Web design and development are not the same. Web design is about beauty, while development is about brains. Both are important when finding the right agency.
COVID-19 simply sped up the digital delivery of products and services that has been happening for quite some time. However, with a much more crowded competitive landscape, a quality web design is a must have for any business today.
Nik Sundin has a great post on Medium argues “A well-designed website is now a necessity for any brand, and you need to hire the best creative agency to build it.”. This post outlines a list of web design agencies that make up the upper tier of web design firms.
With all respect to Nik, very few businesses could afford the prices these firms charge. We agree with Nik that there is an important tradeoff between budget and performance that each business needs to weigh.
In order to make those choices wisely, it is important to understand the difference between web design and development. At the high-end agencies, these come as a package. However, if you cannot afford tens to hundreds of thousands of dollars for your site, then you have some decision to make.
Not all smaller companies have experience in both. Therefore, you may have to make some choices between cost, design, and performance when selecting a website design agency for your small business.
When building a website, it is important to remember that your website is first, and foremost a communication and marketing tool. This is its primary focus, and to do it well, there are several elements that are required, namely user experience (UX), Branding, visual design, content, and marketing knowhow.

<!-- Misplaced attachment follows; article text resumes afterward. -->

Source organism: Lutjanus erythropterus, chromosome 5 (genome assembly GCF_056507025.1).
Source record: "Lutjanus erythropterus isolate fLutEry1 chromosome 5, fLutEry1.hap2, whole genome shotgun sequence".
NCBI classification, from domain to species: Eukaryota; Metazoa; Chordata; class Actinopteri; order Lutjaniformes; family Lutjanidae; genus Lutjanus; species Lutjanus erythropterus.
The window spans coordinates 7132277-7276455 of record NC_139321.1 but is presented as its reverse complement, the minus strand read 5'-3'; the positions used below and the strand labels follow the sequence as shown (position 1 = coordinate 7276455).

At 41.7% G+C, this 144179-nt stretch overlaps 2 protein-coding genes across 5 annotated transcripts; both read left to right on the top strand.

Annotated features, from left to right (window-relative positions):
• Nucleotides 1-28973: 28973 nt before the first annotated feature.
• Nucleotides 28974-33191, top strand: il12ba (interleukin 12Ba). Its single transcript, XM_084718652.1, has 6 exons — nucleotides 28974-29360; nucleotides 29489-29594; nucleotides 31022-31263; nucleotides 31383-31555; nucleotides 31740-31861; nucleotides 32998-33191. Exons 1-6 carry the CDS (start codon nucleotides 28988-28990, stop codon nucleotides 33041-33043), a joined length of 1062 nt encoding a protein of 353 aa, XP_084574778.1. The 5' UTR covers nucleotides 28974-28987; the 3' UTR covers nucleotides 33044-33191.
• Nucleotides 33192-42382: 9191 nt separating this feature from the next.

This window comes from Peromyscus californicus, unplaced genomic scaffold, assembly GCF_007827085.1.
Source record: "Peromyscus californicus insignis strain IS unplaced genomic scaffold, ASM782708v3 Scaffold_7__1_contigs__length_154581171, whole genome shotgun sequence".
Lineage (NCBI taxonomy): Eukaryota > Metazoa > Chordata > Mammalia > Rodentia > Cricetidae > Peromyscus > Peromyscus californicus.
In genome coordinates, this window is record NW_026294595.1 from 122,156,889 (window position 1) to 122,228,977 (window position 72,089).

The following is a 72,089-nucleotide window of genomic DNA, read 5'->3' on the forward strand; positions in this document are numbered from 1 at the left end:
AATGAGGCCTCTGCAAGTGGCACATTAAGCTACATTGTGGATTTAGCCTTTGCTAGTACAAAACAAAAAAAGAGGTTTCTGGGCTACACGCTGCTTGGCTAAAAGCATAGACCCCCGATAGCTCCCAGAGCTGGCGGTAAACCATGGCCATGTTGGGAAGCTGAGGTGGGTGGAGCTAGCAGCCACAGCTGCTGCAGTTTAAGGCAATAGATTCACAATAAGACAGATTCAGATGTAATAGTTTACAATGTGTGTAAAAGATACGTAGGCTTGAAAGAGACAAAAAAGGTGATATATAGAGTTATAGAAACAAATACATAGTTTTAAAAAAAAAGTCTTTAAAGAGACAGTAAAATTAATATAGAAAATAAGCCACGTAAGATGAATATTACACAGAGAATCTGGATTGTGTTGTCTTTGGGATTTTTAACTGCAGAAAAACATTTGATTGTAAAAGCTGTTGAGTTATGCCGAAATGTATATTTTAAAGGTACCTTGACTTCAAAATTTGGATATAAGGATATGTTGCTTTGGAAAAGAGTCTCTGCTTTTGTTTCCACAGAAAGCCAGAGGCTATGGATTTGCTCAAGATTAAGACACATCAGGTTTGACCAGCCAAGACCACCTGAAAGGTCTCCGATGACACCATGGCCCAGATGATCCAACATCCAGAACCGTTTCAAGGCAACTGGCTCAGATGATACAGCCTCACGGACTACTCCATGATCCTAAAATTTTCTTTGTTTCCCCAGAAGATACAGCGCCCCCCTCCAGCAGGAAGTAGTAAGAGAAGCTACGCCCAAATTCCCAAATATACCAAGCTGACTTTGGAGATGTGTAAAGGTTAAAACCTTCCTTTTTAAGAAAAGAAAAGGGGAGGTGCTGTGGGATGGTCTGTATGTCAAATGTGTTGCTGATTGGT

Since we believe your website is a marketing tool first, it is so important that you know what problem you are trying to solve, for whom, and why that is valuable. Without understanding these things, and the best UX, design, and content will not drive sales.
With all respect to our fellow web design agencies and developers, this is the point they miss most often. It is so much more important to know WHAT you want to say BEFORE you try to say it.
Many will jump right in with UX and design when creating a website. While critically important, they are tools to help you communicate and not the end itself.
Since many do not have years of experience in marketing, It is reasonable to gravitate to what you know, but if a clear marketing strategy and vision did not guide these tools, the result will be suboptimal.
This is just a quick recap of what we covered in the psychology behind great web design. We just wanted to hit the highlights of this post as it is important ground to cover before.
Communication is messy, and we will cover the messy parts in UX, UI, and design as they weigh heavily on how our message is received. In marketing, it’s more about the goal behind the question. Communication is the what, but the needs drive the why.
It is critical to understand the why behind the question so you can provide right answers. For this, we fall back on a very old, but still relevant model of needs.
Human needs states can be complicated, but most times, we can group them into simple areas. These areas set the context for consumer insights that we will cover in the next section.
There are four key elements needed BEFORE you start your web design and development efforts. They are: the customer insight, brand benefit, brand positioning, and brand identity.
The customer insight is the emotional and rational need that your potential customer has that has caused him or her to seek your site. Maslov is a good starting point.
The brand benefit is how your product or service solves this need in some unique or meaningfully different way.
The brand positioning explains how your product or service differs from other competitive solutions.
The brand identity is the personification of your brand in the consumer's mind. It is the avatar you wear when solving the problem. Your avatar could be a friendly neighbor, or it could be a trusted advisor, like a doctor. It is the voice in which you speak.